There are Perceptions; and then there is Truth.
They could be the same thing, but they seldom are. From a social and economic point of view, Perceptions are more important than Truth. The Mahatma, Indira Gandhi, Rajiv Gandhi were assassinated because of Perceptions. Jesus was crucified because of a Perception and when Pilate was washing his hands he asked “What is Truth?” There is an enormous industry built up around creating Perceptions: Advertising sells Perceptions even though their high profile campaigns are, often, far from the Truth of the products they peddle... for a while! So what is the general Perception of Goa?
We recently heard a completely unsolicited opinion about this. We were in the Swiss executive lounge awaiting our flight to Zurich. Sitting behind us were two men in dark business suits who had, obviously, been enjoying Swiss hospitality not wisely but too well. They were discussing plans for their next vacation. They got up when their fight was announced and then one of them blurted out “Goa? You must be joking. It was great when we were in college. Today, it is Sex, Sleaze and Scams!”
If they had asked us we would have told them that it was just not true. We don’t believe that any non-Goan knows more about Goa than we do. We’ve researched it, written a book about it, authored a large number of articles on the many charms of Goa, and unashamedly admit that our idea of an unwinding beach holiday is to chill out in Calangute and have our meals in Souza-Lobo. Very un-cool? Perhaps, but that’s what we like.
But if those two well-lubricated gentlemen had asked if we could deny that SSS was a fairly common Perception of Goa we’d not have been able to deny it. We repeat, however, that SSS is not a brand: it’s a Perception. Strictly, speaking, a Brand is a common word or phrase that has been given a whole new Product Image. ‘Saffron’ was a colour and a spice. It now refers, most assertively, to a brand of politics. ‘Truly Asia,’ once conjured up images of the Taj Mahal, elephants and dancing girls and that classically Indian image has been captured by Malaysia. Thanks to Amitabh Kant’s vision and sheer doggedness ‘Incredible’ now evokes India.
But a catch word or an inspired phrase will not sustain a brand image unless the product warrants it. Kerala has been quick off the mark in latching onto ‘God’s Own Country’ because its backwaters, its blue hills, its festivals and Ayurveda support the claim made by its branding.
What, then, does Goa have to offer that other states can’t match? Its beaches? Yeeess but... and that’s an ominous But. If Maharashtra has its way, and it can get its act together, it will give Goa very unfair competition: it has more beaches and a greater variety of them. So, for that matter, does Andhra. So what’s so special about Goa? What attracts visitors to Goa? Every Goan knows it, and so does every visitor, but it’s too politically incorrect to express it in so many words. We haven’t made a living for all these years by being mealy-mouthed and namby-pamby. So we’ll say it loud and clear. Goa attracts tourists because of its Western lifestyle.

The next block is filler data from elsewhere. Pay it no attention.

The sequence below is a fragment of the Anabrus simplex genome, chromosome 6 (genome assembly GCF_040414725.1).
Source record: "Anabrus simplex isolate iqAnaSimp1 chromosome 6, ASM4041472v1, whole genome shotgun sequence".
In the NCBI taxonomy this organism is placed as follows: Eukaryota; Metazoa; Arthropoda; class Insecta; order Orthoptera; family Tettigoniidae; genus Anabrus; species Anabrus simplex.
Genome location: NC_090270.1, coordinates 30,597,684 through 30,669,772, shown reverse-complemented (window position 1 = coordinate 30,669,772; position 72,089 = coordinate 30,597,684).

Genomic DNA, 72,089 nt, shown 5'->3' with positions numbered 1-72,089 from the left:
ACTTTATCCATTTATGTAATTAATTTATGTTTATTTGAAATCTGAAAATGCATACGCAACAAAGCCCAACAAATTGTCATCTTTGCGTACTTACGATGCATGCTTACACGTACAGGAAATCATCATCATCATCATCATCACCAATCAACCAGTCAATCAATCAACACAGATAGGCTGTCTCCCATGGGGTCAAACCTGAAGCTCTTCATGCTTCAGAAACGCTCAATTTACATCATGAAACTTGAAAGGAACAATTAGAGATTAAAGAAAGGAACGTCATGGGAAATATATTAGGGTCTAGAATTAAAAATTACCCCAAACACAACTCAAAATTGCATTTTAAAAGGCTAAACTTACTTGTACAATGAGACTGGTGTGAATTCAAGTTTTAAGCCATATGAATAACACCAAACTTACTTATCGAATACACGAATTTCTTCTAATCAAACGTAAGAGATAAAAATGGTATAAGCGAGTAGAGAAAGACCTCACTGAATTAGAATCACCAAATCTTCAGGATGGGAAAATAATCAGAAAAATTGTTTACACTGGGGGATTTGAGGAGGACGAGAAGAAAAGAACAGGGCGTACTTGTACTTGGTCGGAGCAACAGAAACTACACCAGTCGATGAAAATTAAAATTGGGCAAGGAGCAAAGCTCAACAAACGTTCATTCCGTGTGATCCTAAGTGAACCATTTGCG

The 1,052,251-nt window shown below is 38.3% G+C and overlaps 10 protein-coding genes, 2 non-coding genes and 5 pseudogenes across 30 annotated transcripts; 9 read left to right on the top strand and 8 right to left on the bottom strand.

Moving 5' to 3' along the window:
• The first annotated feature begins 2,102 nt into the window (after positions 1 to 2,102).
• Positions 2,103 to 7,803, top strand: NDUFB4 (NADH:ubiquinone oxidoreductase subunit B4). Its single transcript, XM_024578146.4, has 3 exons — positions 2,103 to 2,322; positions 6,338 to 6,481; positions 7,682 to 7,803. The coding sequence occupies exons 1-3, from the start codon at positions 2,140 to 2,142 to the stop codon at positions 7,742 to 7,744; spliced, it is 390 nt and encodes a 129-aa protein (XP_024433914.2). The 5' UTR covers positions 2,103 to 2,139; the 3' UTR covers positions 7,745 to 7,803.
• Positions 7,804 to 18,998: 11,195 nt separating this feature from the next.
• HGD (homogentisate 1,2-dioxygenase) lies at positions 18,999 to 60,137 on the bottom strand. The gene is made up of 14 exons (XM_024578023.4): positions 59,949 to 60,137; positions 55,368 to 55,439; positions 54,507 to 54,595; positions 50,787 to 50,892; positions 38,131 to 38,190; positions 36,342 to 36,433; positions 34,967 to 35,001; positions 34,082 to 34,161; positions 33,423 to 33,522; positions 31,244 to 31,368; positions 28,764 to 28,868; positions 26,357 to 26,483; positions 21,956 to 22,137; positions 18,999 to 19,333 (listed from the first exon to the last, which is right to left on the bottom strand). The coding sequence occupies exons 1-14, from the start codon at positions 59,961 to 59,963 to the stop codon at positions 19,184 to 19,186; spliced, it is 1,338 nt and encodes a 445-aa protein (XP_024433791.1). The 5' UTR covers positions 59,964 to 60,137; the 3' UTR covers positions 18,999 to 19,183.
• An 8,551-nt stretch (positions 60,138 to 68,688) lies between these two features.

That may upset hypocritical netas and babus pandering to what they perceive as their vote banks. But don’t all Indian parents want to send their kids to ‘English medium’ schools and then, if possible, ‘to the abroad’? Should Goa then claim to be A Little Bit of Portugal in India? That would be closest to the truth but quite unacceptable. How about Come to Goa and Go West, Blissfully? Too close to the bone, much too double entendre.
Let’s approach this re-branding exercise from another angle. We have to keep the image of Goa’s beaches: they should remain prominent in the brand image. Then the Carnival. It may be politically correct to promote Shigmo but as a regional festival it pales before Bengal’s Durga Puja, Maharashtra’s Ganesh Chaturthi, Kulu’s Dusshera, Kerala’s Onam and many others. Carnival is unique. We must not, also, in our obsession to be all things to all people, forget the vibrant food, dances and wines of Goa.
What image is coming across to you now? Isn’t it something that is bright and cheerful, the warm and sunny opposite of the dark and slimy Sex, Sleaze and Scams perception? If you agree with us, then all we have to do is to find the right phrase...no, we don’t want to give it any of the ad-tech terms; we just want to call it a phrase... a phrase that conjures the right image, captures the mind and lures the heart. Is that so difficult to find? Not really. We must also say that Goa is the premier, the top-most, destination of choice for everyone, Indians and foreigners alike. In fact, we should aim to project Goa as the brightest light in the whole galaxy of destinations in Incredible !ndia. How’s that for ambition?
If Goans really believe that their little state is the best destination in India, they should say so. Not just say it, assert it, Blare it from the skies high above! Are we suggesting lofting a huge balloon like the one Kalmadi burnt his fingers on in the CWG? That’s too full of hot air, or hydrogen, or whatever. Our phrase should capture that above-it-all image on its own merits without the taint of high-rising scams. One way or another, there’s been enough dirt dug up in Goa, pun unintended. We want something loftier, very much more inspiring.
So how about ‘Goa, India’s Place in the Sun.’ But after that, the product must sustain the re-branded image. Savvy?